# When did people start accepting $\mathbf{R}^{2}$ as “the plane”?

The standard presentation of "coordinatizing the plane" in 19th century British textbooks on geometry (Salmon, Smith, Besant, and many more) take the plane as being rigorously (at the time) axiomatized by Euclid's axioms, and establishing a bijection between the plane and $\mathbf{R}^{2}$ by picking a point $O$, two distinct lines passing through $O$ meeting at right angles, and a suitable unit length. An arbitrary point of the plane $P$ can then be associated to a pair of real numbers $(a,b) \in \mathbf{R}^{2}$ by projection.

But towards the end of the 19th century, several distinct constructions of $\mathbf{R}$, discovered (mainly) by Continental mathematicians, were already in the air. Extensive work by Cantor on the theory of "point sets", as well as the work by topologists on the dimension of $\mathbf{R}^{n}$ later on made $\mathbf{R}^{2}$ the "standard definition of the plane", and the "synthetic plane" given by axioms fell by the wayside.

The situation then was completely the reverse of the way we do things now: lines, planes, angles, etc. were considered more rigorously established, and more trustworthy, than the real numbers. Thus the real numbers were only considered as "a tool" to study geometric phenomena. Nowadays we take it for granted that $\mathbf{R}^{2}$ is the "Euclidean plane", and in differential geometry and topology, when we talk about "Euclidean space", we really mean $\mathbf{R}^{n}$. The modern way of studying Euclidean space can also be confusing: in manifold theory, for example, $\mathbf{R}^{2}$ can be coordinatized in many different ways by different atlases, which means that we should really picture it as being "featureless" before the imposition of coordinate lines, but people usually talk about $\mathbf{R}^{2}$ as being the coordinate plane, which muddles things a bit. The older counterpart of giving different atlases of $\mathbf{R}^{2}$ can be thought of as the process I described in the first paragraph above.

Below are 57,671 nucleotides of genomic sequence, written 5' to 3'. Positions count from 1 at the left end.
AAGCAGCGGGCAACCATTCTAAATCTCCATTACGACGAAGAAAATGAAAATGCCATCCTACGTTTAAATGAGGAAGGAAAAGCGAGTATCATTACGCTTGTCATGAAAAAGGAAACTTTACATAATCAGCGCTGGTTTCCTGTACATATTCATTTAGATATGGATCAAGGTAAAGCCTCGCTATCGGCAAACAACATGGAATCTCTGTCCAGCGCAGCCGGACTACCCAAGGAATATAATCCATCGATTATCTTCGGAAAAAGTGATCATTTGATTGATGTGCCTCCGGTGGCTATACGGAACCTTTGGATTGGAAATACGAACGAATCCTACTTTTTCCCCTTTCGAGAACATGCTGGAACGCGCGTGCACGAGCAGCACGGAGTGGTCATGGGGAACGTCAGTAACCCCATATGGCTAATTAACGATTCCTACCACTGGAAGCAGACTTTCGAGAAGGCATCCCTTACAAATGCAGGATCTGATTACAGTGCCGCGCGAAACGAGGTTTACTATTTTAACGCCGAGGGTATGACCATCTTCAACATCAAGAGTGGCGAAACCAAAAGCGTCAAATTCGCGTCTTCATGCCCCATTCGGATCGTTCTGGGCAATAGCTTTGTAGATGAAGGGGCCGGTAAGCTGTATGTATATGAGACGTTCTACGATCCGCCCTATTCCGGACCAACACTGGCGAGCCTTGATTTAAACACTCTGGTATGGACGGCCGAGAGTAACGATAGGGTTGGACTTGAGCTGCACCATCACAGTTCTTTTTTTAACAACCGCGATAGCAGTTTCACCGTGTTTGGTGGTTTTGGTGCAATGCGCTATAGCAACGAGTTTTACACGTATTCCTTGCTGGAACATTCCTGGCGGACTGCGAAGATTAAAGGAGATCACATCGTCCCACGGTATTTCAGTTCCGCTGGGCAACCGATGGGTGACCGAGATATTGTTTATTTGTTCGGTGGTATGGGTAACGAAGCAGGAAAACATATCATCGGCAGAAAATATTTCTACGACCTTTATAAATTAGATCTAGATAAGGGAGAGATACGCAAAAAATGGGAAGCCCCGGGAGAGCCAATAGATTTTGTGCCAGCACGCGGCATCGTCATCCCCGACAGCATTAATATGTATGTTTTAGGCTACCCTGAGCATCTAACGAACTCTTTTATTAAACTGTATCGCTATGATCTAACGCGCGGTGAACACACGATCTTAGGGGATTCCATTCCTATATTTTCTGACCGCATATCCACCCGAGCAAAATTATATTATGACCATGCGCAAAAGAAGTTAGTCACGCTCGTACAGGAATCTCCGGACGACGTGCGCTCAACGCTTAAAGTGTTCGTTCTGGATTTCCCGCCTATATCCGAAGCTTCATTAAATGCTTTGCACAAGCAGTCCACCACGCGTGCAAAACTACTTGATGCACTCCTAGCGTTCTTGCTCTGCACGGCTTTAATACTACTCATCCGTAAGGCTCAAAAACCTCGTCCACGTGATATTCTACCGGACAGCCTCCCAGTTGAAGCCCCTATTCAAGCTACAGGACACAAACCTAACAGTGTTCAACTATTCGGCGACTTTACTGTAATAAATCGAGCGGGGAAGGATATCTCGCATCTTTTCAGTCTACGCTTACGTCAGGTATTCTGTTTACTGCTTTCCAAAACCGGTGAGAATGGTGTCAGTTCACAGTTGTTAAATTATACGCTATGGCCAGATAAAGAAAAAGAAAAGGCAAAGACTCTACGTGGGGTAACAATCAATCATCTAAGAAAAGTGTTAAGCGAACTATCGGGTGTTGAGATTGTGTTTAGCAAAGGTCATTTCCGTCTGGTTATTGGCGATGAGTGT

Unfortunately, the story I proposed in the previous paragraph is only a vague sketch of (the way I see it) how things went; I haven't read proper accounts of why and when mathematicians switched completely to using $\mathbf{R}^{2}$ as the formalization of the "infinitely thin flat plane" of our intuition, and not the object defined by axioms. I would be interested to know more.

• There was another recent question (I don't see it now) where someone was confused by the textbook (Loomis & Sternberg, perhaps) using notations $E^n$ for Euclidean space and $R^n$ for $n$-tuples of real numbers. That guy didn't understand the distinction. – Gerald Edgar Sep 28 '17 at 12:07
• @GeraldEdgar I think it's worth noting that almost every modern book on topology/differential geometry refers to $\mathbf{R}^{n}$ with the standard metric as "Euclidean space". – Maxis Jaisi Oct 14 '17 at 8:53